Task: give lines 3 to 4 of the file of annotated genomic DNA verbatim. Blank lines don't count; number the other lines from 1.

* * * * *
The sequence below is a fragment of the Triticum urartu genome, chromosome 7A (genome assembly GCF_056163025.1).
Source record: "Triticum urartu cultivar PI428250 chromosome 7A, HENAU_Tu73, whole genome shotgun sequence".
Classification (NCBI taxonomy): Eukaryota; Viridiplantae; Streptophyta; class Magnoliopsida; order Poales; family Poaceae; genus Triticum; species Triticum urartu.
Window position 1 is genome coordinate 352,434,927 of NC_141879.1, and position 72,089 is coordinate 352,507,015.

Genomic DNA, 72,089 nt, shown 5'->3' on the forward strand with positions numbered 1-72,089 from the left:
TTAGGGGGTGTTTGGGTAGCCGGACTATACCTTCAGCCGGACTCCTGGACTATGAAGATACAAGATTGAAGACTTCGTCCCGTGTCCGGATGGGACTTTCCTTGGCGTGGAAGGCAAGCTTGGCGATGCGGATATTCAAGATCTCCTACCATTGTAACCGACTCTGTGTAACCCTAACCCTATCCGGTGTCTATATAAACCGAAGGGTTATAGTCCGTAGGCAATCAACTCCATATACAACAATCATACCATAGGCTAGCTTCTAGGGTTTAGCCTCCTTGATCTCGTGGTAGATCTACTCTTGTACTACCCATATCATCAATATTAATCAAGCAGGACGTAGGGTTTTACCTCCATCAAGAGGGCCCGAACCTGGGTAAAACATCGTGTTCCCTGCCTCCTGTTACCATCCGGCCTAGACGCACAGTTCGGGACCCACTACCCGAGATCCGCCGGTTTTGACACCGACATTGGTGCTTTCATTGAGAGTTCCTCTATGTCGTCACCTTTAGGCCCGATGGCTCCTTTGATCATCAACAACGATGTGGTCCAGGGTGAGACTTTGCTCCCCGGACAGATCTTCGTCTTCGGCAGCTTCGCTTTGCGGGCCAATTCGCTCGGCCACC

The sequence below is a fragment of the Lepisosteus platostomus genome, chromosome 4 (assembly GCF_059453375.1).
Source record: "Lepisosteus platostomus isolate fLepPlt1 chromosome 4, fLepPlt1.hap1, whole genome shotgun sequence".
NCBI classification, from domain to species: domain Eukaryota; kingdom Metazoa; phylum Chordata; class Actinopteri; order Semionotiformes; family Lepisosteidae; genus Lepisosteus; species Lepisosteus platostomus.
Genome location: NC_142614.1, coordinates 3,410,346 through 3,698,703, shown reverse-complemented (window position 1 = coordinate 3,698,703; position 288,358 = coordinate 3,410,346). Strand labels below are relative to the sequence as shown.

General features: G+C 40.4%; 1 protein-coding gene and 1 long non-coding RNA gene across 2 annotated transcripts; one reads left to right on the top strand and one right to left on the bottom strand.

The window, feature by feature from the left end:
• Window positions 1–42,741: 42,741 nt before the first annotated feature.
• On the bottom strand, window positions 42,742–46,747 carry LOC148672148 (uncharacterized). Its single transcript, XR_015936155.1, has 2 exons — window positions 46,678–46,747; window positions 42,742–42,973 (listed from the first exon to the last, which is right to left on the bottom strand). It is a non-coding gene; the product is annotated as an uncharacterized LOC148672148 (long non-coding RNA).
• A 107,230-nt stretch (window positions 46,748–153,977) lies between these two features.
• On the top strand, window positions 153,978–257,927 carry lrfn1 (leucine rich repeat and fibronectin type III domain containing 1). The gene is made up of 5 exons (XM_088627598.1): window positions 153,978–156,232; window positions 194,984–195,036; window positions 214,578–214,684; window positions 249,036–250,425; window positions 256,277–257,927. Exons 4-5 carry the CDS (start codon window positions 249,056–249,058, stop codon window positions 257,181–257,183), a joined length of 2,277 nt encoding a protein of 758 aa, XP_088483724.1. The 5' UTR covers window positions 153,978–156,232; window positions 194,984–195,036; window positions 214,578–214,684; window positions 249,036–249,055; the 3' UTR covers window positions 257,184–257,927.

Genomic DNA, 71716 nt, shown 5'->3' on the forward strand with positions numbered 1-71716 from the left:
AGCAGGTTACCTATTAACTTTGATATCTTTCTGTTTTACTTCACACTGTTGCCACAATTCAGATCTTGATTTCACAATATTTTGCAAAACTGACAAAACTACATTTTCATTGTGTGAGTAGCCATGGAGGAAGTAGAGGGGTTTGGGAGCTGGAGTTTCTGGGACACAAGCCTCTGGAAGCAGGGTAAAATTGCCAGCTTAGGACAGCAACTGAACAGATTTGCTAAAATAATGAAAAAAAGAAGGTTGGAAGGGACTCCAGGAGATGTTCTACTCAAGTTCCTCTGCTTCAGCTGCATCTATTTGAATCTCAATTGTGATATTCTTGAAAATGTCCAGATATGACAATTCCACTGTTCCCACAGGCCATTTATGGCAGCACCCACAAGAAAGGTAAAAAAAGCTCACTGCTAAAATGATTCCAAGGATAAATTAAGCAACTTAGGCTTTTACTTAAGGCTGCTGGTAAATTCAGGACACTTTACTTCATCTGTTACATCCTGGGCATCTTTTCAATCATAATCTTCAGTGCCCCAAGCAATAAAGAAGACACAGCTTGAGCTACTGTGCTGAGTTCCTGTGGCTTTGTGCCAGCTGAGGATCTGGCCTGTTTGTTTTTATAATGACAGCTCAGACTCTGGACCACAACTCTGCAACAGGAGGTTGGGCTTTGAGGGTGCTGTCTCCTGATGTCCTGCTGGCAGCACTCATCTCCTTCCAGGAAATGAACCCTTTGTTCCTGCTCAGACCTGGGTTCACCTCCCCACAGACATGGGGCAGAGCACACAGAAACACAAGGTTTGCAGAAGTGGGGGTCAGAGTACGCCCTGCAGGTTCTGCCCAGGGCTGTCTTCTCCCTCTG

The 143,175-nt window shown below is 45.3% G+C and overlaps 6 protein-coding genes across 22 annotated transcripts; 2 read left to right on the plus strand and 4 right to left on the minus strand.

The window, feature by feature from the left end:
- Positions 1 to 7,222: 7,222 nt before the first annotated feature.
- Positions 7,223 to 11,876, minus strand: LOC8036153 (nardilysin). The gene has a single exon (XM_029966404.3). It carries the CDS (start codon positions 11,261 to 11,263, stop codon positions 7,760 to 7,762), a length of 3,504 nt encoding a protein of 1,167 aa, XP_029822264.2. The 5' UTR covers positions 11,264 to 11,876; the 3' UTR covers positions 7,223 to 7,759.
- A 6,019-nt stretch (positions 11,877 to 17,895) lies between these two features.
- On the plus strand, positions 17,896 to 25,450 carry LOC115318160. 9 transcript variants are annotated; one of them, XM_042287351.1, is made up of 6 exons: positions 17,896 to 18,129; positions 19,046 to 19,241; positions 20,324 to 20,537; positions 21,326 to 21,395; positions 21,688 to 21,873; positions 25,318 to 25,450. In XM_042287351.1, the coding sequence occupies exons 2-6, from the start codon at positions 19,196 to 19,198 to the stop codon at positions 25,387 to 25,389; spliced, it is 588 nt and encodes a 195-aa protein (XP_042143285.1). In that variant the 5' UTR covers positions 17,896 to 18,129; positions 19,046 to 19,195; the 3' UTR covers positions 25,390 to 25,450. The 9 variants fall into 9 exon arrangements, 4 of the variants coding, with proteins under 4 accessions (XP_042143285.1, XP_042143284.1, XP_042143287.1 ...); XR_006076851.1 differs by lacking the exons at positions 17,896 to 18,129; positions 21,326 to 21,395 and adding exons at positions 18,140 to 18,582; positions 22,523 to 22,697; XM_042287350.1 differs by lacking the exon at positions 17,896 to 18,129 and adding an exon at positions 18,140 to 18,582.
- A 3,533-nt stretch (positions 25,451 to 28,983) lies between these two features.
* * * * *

Classification (NCBI taxonomy): Eukaryota; Viridiplantae; Streptophyta; class Magnoliopsida; order Poales; family Poaceae; genus Triticum; species Triticum urartu.
Window position 1 is genome coordinate 352,434,927 of NC_141879.1, and position 72,089 is coordinate 352,507,015.